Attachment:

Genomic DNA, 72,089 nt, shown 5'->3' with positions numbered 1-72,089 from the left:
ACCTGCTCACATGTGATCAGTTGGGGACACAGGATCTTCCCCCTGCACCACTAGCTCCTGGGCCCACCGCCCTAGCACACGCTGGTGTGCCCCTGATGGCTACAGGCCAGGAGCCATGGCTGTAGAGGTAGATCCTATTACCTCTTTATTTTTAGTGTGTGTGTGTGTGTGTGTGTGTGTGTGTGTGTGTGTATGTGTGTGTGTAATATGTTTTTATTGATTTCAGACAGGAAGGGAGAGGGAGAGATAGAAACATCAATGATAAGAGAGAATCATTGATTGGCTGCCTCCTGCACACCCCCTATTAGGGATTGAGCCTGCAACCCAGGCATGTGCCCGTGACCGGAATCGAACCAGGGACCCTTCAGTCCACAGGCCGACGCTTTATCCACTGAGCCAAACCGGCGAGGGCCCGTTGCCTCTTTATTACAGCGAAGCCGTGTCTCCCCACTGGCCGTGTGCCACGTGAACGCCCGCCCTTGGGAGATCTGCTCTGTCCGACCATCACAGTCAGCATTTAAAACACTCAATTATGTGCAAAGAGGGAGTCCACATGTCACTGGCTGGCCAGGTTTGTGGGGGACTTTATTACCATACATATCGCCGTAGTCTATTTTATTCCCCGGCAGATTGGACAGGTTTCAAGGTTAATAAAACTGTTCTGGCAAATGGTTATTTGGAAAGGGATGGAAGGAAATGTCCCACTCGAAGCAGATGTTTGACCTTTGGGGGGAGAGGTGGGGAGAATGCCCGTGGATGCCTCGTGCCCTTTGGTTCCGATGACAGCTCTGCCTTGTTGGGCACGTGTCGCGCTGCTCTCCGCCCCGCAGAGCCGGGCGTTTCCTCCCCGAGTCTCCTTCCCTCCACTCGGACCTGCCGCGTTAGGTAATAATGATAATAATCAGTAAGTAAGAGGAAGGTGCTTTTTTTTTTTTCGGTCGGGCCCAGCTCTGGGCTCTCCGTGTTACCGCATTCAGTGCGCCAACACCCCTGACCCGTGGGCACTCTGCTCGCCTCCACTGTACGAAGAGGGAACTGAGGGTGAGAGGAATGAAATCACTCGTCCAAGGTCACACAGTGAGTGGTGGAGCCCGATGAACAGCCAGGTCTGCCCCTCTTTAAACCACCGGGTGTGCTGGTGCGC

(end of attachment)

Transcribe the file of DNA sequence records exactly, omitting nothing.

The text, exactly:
Genomic DNA, 72,089 nt, shown 5'->3' with positions numbered 1-72,089 from the left:
ACCTGCTCACATGTGATCAGTTGGGGACACAGGATCTTCCCCCTGCACCACTAGCTCCTGGGCCCACCGCCCTAGCACACGCTGGTGTGCCCCTGATGGCTACAGGCCAGGAGCCATGGCTGTAGAGGTAGATCCTATTACCTCTTTATTTTTAGTGTGTGTGTGTGTGTGTGTGTGTGTGTGTGTGTGTGTATGTGTGTGTGTAATATGTTTTTATTGATTTCAGACAGGAAGGGAGAGGGAGAGATAGAAACATCAATGATAAGAGAGAATCATTGATTGGCTGCCTCCTGCACACCCCCTATTAGGGATTGAGCCTGCAACCCAGGCATGTGCCCGTGACCGGAATCGAACCAGGGACCCTTCAGTCCACAGGCCGACGCTTTATCCACTGAGCCAAACCGGCGAGGGCCCGTTGCCTCTTTATTACAGCGAAGCCGTGTCTCCCCACTGGCCGTGTGCCACGTGAACGCCCGCCCTTGGGAGATCTGCTCTGTCCGACCATCACAGTCAGCATTTAAAACACTCAATTATGTGCAAAGAGGGAGTCCACATGTCACTGGCTGGCCAGGTTTGTGGGGGACTTTATTACCATACATATCGCCGTAGTCTATTTTATTCCCCGGCAGATTGGACAGGTTTCAAGGTTAATAAAACTGTTCTGGCAAATGGTTATTTGGAAAGGGATGGAAGGAAATGTCCCACTCGAAGCAGATGTTTGACCTTTGGGGGGAGAGGTGGGGAGAATGCCCGTGGATGCCTCGTGCCCTTTGGTTCCGATGACAGCTCTGCCTTGTTGGGCACGTGTCGCGCTGCTCTCCGCCCCGCAGAGCCGGGCGTTTCCTCCCCGAGTCTCCTTCCCTCCACTCGGACCTGCCGCGTTAGGTAATAATGATAATAATCAGTAAGTAAGAGGAAGGTGCTTTTTTTTTTTTCGGTCGGGCCCAGCTCTGGGCTCTCCGTGTTACCGCATTCAGTGCGCCAACACCCCTGACCCGTGGGCACTCTGCTCGCCTCCACTGTACGAAGAGGGAACTGAGGGTGAGAGGAATGAAATCACTCGTCCAAGGTCACACAGTGAGTGGTGGAGCCCGATGAACAGCCAGGTCTGCCCCTCTTTAAACCACCGGGTGTGCTGGTGCGC